Tintypes by  Jay Gould  (PLEASE NOTE: We are not normally this serious.....the pose took 50 seconds and we were very focused on not blinking). Thank you Jay for sharing your photography talents and creating such a memorable experience!

Tintypes by Jay Gould (PLEASE NOTE: We are not normally this serious.....the pose took 50 seconds and we were very focused on not blinking). Thank you Jay for sharing your photography talents and creating such a memorable experience!

When Odd Alewives Farm Brewery founders John and Sarah McNeil decided to open a brewery, they did so with the motivation to create a unique and engaging beer experience that would combine their talents as brewers, farmers, and artists. After much searching they found the perfect farm, within the historic midcoast village of Waldoboro. The newly renovated 1820’s barn, which now houses the brewery and tasting room, is surrounded by 22+ acres of gardens and forest and offers visitors a beautiful rural setting to gather and celebrate.

OAFB's mission is to create beer that refreshes, and sustains the hardworking body and mind. As a result our farmhouse ales focuses on the honesty of the product, variability of the seasons, and purity of the ingredients.

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What's in a Name?

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(Photos taken during the spring Alewife Festival at the Damariscotta Mills fishladder.)

We often get questions about our brewery name Odd Alewives. The first part of our name is a salute to the unusual, a fascination with the strange, and our announced love of oddballs.

The alewife part of the name is a nod to both the history of beer and region of our brewery. Up until the Black Death, beer was primarily brewed both commercially and domestically by woman, who were referred to as alewives (and later on female tavern owners were called this as well). It was one of the few trades that both single and married women could incorporate into their domestic duties to earn extra income. Changes in the beer industry made it a more specialized trade (and more lucrative) and therefore alewives were pushed out of the business due to lack of: access to capital, social and cultural resources, owning land/buildings, and where further excluded as members of guilds that became involved with the craft. Even today many of the stereotypical images we associate with witches, the black cauldron, black cat, pointy hats, and brooms stem directly from Alewives and how they marketed and brewed the beer, which further portrayed them in a seedy negative light.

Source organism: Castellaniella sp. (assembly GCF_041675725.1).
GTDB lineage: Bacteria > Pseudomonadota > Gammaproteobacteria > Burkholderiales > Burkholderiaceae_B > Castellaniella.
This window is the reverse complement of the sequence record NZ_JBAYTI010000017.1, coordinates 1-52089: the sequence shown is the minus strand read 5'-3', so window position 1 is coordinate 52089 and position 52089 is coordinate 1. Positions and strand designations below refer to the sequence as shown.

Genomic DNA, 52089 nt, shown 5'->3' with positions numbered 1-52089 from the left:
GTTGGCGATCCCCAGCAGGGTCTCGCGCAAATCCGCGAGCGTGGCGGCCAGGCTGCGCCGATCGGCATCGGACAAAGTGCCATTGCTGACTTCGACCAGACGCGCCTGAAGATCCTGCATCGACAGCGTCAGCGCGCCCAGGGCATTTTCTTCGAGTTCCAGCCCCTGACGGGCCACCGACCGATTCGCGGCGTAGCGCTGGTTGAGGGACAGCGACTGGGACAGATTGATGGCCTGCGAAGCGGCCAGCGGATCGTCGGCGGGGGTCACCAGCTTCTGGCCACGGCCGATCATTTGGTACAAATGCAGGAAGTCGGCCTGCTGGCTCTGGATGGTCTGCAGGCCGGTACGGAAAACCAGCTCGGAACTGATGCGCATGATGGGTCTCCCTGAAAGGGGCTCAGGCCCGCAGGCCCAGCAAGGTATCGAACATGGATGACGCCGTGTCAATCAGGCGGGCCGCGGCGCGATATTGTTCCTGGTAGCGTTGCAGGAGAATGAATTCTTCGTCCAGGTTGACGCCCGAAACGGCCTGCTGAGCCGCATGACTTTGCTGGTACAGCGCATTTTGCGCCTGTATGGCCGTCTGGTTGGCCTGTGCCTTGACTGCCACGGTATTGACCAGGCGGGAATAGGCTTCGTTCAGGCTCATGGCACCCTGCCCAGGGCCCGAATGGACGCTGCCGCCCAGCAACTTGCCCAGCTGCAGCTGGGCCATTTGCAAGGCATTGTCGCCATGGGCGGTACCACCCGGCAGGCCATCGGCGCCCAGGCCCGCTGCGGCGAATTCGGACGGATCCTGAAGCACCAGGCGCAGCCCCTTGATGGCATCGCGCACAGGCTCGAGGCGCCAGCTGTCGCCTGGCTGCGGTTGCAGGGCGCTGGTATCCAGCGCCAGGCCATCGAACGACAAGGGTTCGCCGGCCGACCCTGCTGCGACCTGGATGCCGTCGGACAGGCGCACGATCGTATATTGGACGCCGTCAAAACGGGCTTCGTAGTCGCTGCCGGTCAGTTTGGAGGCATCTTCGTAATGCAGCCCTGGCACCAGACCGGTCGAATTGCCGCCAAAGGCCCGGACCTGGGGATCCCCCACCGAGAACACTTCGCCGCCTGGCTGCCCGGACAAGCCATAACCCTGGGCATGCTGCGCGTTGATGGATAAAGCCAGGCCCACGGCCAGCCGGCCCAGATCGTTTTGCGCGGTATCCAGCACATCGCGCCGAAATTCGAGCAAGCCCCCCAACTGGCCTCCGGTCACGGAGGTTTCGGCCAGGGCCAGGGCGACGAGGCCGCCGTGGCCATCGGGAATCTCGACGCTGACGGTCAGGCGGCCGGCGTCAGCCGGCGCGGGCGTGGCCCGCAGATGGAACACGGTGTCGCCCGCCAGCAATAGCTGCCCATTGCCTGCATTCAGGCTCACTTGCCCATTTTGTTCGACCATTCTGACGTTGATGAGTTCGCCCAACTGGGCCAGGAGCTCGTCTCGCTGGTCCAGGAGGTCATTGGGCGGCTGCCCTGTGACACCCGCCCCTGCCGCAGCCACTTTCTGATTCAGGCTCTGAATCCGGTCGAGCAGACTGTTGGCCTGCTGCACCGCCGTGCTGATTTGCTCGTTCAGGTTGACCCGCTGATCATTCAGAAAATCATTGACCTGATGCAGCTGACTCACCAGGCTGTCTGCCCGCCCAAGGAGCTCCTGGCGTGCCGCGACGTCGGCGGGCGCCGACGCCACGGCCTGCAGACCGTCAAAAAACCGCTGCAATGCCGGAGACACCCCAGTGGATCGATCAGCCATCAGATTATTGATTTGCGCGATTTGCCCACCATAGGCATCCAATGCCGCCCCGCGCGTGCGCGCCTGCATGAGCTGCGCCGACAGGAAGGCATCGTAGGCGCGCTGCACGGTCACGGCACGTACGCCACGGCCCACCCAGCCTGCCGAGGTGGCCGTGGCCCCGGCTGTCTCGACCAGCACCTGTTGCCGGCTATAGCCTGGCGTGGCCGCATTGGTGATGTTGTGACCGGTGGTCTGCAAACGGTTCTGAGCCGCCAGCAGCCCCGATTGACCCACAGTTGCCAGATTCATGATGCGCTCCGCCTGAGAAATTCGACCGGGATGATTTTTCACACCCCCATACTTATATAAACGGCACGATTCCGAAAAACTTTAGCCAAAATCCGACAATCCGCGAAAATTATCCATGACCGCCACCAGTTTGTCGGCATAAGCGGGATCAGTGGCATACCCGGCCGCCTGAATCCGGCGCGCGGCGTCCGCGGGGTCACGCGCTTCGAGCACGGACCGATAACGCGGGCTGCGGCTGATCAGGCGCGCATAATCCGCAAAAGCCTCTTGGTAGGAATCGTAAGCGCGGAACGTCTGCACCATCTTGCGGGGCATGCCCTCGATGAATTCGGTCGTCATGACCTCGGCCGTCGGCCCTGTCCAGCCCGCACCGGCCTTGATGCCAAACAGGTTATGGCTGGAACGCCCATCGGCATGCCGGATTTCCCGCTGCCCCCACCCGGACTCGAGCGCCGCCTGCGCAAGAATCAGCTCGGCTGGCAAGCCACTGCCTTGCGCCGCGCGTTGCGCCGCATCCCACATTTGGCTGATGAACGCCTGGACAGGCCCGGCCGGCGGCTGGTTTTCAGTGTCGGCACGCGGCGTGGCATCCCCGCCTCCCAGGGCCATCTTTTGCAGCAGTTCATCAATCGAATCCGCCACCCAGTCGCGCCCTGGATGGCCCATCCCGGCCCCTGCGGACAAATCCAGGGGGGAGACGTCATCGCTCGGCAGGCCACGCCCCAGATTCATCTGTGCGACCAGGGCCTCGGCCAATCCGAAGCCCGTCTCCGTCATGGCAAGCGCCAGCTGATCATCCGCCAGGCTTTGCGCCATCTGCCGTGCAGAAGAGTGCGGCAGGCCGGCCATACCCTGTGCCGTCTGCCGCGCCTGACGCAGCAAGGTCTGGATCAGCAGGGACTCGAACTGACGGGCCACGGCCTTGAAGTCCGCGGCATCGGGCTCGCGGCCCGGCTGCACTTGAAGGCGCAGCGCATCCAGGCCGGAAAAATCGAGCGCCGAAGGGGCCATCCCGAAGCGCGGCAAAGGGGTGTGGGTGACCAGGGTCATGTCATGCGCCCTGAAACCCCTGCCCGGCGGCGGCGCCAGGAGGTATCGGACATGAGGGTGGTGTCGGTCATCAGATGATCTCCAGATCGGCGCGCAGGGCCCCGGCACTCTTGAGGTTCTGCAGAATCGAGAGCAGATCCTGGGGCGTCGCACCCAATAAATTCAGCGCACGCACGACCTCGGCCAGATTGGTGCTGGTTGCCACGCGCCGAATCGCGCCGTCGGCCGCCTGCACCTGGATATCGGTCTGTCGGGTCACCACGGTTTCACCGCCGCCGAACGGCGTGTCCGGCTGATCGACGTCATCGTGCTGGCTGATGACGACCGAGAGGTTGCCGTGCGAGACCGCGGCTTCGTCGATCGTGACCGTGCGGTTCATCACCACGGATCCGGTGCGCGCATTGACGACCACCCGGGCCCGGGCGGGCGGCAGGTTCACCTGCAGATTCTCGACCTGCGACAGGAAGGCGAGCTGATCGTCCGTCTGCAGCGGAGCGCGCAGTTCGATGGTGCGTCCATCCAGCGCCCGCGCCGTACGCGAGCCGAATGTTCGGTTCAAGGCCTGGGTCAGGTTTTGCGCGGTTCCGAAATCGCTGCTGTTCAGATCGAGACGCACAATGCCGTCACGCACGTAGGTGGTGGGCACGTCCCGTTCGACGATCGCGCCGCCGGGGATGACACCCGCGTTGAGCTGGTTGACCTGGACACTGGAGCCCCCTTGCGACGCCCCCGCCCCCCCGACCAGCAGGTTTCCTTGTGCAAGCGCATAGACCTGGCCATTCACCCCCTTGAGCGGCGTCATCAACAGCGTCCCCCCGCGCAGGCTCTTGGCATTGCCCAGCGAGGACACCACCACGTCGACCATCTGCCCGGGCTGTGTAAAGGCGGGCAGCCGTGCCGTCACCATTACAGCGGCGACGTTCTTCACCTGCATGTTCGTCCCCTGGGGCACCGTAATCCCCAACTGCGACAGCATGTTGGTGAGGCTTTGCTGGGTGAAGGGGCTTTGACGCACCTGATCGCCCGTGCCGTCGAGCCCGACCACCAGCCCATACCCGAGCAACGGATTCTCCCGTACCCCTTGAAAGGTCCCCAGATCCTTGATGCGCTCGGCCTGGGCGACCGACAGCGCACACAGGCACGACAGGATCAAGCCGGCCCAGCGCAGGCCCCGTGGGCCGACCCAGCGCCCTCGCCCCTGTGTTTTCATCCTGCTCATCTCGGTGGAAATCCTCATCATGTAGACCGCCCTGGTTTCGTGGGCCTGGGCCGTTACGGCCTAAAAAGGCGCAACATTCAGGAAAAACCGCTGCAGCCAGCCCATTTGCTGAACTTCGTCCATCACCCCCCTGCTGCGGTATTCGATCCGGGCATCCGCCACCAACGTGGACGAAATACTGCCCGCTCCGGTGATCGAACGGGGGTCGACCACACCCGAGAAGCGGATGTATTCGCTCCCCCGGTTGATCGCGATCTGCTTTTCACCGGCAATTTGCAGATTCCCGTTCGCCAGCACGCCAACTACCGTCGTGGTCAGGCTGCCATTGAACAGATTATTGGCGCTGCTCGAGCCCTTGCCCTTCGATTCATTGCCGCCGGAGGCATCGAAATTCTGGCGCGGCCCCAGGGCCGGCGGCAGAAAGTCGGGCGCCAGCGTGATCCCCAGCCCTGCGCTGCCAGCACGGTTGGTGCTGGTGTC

As for the regional connection, the Medomak River flows through the village of Waldoboro, and the name translates from Abenaki as “the place (river) of many alewives.” The alewives in the river are small anadromous fish in the herring family that spend most of their life in the sea but return to fresh water to spawn. They closely resemble blueback herring and are mainly identified as having a larger chest, as a result the name derived from an association with rotund female tavern owners and brewers. They have also experienced a decline in their population due to dams and over population.

Although alewives (both the fish and female brewers) are less common today then in the past, they are both brimming with tenacity and we are confident in the resurgence on both fronts. We raise a glass to all you Oddballs and Alewives!

A seventeenth-century engraving of a dubious Alewife, Mother Louse, from Oxfordshire.  Courtesy of: Wellcome Library, London.  http://wellcomeimages.org  http://creativecommons.org/licenses/by/4.0/

A seventeenth-century engraving of a dubious Alewife, Mother Louse, from Oxfordshire.

Courtesy of: Wellcome Library, London. http://wellcomeimages.org http://creativecommons.org/licenses/by/4.0/